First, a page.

In SHANGHAIED, the fourth book of my Ray Sharp series, I killed Ray Sharp himself. Really killed him. He isn't coming back. (I killed him in the first person, present tense, halfway through the book.) The narration is taken over by his sidekick, Wen Lei Yue. She will take over the series for at least the next two books. You can read about my reasons here:

I'm considering writing a couple of prequels - books based on true stories that took place chronologically before I killed Ray. How do people feel about prequels?

Do you know of any other series in which the author has killed the series character and not in some way brought them back later? Or brought them back only through prequels?

I couldn't help myself. I had to do it. I'm curious as to what people think of it, and think of my reasons for doing so (as expressed in my blog).

And, what should authors of long running series do to shake them up, to make them fresh? Couldn't Spenser or Kinsey Milhorne use some sort of cataclysmic upheaval in their lives at this point?

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Eric, in my fourth mystery, Gator Creek (2010 release), I kill off a major character, but not my protagonist. I think you may be the first I'm aware of who knocked off the protag. Interesting, indeed.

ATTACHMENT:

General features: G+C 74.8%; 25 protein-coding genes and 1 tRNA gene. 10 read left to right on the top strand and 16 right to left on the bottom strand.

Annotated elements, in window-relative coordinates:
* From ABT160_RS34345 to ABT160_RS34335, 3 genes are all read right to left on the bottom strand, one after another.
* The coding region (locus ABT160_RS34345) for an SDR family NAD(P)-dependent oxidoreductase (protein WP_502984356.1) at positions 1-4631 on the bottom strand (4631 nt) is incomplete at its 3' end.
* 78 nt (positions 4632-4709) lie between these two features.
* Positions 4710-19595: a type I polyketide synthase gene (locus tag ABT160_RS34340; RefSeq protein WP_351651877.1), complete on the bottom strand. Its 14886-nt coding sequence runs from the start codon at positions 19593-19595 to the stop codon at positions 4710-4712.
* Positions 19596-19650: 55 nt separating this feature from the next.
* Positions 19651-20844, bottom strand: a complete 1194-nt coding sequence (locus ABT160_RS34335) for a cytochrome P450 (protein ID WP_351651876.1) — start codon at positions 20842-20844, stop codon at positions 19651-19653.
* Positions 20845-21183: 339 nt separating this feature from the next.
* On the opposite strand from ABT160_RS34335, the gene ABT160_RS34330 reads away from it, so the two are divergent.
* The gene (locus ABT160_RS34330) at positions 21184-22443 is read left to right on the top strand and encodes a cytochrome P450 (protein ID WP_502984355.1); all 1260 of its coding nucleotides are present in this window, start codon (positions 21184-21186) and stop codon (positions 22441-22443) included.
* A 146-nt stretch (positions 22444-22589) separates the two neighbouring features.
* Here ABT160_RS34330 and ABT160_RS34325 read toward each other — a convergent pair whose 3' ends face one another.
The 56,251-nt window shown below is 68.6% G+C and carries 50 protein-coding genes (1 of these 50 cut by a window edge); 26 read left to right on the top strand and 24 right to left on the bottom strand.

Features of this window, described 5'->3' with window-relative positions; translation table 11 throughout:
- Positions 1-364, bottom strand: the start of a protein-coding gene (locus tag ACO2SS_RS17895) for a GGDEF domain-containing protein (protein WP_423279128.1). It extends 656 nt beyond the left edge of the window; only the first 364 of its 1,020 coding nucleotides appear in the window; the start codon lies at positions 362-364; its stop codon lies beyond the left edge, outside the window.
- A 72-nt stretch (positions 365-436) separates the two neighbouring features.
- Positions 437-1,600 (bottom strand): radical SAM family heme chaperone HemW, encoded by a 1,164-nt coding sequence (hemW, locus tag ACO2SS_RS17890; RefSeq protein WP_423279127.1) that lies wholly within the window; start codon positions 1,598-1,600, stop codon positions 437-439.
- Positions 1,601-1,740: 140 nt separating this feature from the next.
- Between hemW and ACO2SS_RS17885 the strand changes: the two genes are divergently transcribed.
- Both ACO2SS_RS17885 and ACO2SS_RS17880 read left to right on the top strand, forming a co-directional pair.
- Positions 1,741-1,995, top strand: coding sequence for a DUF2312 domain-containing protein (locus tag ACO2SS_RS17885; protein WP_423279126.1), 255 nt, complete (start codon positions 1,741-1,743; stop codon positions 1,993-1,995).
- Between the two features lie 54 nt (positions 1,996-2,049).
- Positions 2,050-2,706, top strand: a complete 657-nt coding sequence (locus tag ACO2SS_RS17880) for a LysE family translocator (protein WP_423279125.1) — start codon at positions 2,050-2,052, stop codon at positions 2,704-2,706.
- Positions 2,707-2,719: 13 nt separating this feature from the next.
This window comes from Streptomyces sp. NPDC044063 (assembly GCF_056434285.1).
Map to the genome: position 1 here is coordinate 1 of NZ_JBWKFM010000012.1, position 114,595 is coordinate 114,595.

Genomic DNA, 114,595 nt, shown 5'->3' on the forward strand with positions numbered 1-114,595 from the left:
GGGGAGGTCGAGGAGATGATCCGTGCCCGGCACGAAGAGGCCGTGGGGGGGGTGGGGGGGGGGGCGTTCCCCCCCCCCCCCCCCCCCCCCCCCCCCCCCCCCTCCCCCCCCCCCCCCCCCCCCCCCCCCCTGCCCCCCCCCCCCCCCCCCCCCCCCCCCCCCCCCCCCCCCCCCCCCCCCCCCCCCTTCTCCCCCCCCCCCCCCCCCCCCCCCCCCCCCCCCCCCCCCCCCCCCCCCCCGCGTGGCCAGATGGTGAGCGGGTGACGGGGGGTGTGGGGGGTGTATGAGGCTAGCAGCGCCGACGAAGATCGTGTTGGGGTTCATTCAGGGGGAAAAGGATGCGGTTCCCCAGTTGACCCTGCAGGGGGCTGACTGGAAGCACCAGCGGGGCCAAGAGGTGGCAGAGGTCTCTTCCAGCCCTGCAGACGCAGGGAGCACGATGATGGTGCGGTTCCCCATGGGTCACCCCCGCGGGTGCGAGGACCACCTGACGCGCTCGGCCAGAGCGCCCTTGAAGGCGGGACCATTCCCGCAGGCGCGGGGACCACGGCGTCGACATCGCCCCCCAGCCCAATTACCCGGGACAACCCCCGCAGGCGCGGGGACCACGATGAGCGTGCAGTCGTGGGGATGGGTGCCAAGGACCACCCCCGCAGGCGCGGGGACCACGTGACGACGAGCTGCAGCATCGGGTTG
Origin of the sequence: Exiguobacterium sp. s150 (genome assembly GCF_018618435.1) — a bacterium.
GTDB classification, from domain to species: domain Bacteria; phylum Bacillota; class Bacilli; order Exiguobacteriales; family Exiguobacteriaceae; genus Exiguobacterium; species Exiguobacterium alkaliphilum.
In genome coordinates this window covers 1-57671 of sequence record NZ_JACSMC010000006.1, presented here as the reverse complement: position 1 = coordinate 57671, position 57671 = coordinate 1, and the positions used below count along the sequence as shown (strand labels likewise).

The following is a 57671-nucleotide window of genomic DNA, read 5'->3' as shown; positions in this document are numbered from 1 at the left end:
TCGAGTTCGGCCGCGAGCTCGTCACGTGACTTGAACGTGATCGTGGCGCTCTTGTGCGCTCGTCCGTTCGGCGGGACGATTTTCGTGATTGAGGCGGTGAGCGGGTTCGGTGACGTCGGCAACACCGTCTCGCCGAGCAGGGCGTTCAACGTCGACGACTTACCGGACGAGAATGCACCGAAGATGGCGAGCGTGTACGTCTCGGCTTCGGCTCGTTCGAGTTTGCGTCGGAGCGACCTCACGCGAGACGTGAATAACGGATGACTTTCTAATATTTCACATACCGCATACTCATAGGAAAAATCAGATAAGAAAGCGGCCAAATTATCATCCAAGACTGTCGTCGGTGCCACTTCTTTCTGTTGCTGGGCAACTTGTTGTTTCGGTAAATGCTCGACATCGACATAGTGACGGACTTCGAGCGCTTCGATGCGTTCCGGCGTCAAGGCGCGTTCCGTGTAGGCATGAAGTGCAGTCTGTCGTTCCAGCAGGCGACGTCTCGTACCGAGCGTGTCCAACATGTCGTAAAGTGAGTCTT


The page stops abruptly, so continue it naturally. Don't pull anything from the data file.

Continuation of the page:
I am having to write a sequel to the spy book I just wrote, and I find series unnatural from a writing standpoint. Since the days of the Greek Chorus, a story has a beginning, middle and end during which the protagonist overcomes some flaw and walks off into the sunset, essentially perfect. So I feel you have to mix in new characters with new flaws. To make roster space, killing some off works. I know it's the right time, aside from story exigencies, when they cease to serve a dramatic function. It's also make for a good jolt for the reader.
True enough, though in a series you have two story lines. One is the the book in question, the other a much wider arc of the protagonist's life. But a change in the less important "regulars" is a good and natural thing.
I should add that much of my fan mail really concerns the person of my potagonist. At this point, he must go on. Somehow.


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